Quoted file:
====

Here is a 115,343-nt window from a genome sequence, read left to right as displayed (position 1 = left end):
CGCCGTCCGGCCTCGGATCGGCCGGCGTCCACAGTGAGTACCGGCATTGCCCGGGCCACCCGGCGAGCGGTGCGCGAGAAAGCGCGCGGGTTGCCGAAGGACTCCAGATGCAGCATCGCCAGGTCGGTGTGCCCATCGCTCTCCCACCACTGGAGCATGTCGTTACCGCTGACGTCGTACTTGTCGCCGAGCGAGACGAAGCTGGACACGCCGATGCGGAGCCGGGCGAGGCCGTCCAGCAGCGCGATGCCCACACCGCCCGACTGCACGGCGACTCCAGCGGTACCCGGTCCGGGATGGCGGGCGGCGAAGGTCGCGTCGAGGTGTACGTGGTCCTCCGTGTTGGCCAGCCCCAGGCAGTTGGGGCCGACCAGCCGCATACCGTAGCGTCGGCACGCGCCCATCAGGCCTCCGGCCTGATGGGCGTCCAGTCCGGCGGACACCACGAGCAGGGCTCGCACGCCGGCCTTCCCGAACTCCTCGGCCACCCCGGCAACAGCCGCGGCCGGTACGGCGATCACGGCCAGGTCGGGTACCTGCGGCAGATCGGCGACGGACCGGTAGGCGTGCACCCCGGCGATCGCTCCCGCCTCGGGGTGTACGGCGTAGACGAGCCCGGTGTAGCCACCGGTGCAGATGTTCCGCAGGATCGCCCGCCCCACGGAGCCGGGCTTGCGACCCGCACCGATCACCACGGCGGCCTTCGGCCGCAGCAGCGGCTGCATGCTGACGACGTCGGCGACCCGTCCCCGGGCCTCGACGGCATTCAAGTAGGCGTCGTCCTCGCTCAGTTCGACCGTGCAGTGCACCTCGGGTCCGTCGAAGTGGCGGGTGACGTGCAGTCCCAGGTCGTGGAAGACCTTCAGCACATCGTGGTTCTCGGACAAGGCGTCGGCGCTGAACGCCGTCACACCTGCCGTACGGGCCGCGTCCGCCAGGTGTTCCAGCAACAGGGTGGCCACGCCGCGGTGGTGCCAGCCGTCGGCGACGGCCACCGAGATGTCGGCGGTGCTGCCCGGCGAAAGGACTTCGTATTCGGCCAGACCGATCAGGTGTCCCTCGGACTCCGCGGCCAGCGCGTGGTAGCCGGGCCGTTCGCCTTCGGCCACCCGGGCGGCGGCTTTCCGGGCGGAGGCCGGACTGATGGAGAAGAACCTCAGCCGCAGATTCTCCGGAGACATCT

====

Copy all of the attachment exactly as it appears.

Here is a 115,343-nt window from a genome sequence, read left to right as displayed (position 1 = left end):
CGCCGTCCGGCCTCGGATCGGCCGGCGTCCACAGTGAGTACCGGCATTGCCCGGGCCACCCGGCGAGCGGTGCGCGAGAAAGCGCGCGGGTTGCCGAAGGACTCCAGATGCAGCATCGCCAGGTCGGTGTGCCCATCGCTCTCCCACCACTGGAGCATGTCGTTACCGCTGACGTCGTACTTGTCGCCGAGCGAGACGAAGCTGGACACGCCGATGCGGAGCCGGGCGAGGCCGTCCAGCAGCGCGATGCCCACACCGCCCGACTGCACGGCGACTCCAGCGGTACCCGGTCCGGGATGGCGGGCGGCGAAGGTCGCGTCGAGGTGTACGTGGTCCTCCGTGTTGGCCAGCCCCAGGCAGTTGGGGCCGACCAGCCGCATACCGTAGCGTCGGCACGCGCCCATCAGGCCTCCGGCCTGATGGGCGTCCAGTCCGGCGGACACCACGAGCAGGGCTCGCACGCCGGCCTTCCCGAACTCCTCGGCCACCCCGGCAACAGCCGCGGCCGGTACGGCGATCACGGCCAGGTCGGGTACCTGCGGCAGATCGGCGACGGACCGGTAGGCGTGCACCCCGGCGATCGCTCCCGCCTCGGGGTGTACGGCGTAGACGAGCCCGGTGTAGCCACCGGTGCAGATGTTCCGCAGGATCGCCCGCCCCACGGAGCCGGGCTTGCGACCCGCACCGATCACCACGGCGGCCTTCGGCCGCAGCAGCGGCTGCATGCTGACGACGTCGGCGACCCGTCCCCGGGCCTCGACGGCATTCAAGTAGGCGTCGTCCTCGCTCAGTTCGACCGTGCAGTGCACCTCGGGTCCGTCGAAGTGGCGGGTGACGTGCAGTCCCAGGTCGTGGAAGACCTTCAGCACATCGTGGTTCTCGGACAAGGCGTCGGCGCTGAACGCCGTCACACCTGCCGTACGGGCCGCGTCCGCCAGGTGTTCCAGCAACAGGGTGGCCACGCCGCGGTGGTGCCAGCCGTCGGCGACGGCCACCGAGATGTCGGCGGTGCTGCCCGGCGAAAGGACTTCGTATTCGGCCAGACCGATCAGGTGTCCCTCGGACTCCGCGGCCAGCGCGTGGTAGCCGGGCCGTTCGCCTTCGGCCACCCGGGCGGCGGCTTTCCGGGCGGAGGCCGGACTGATGGAGAAGAACCTCAGCCGCAGATTCTCCGGAGACATCT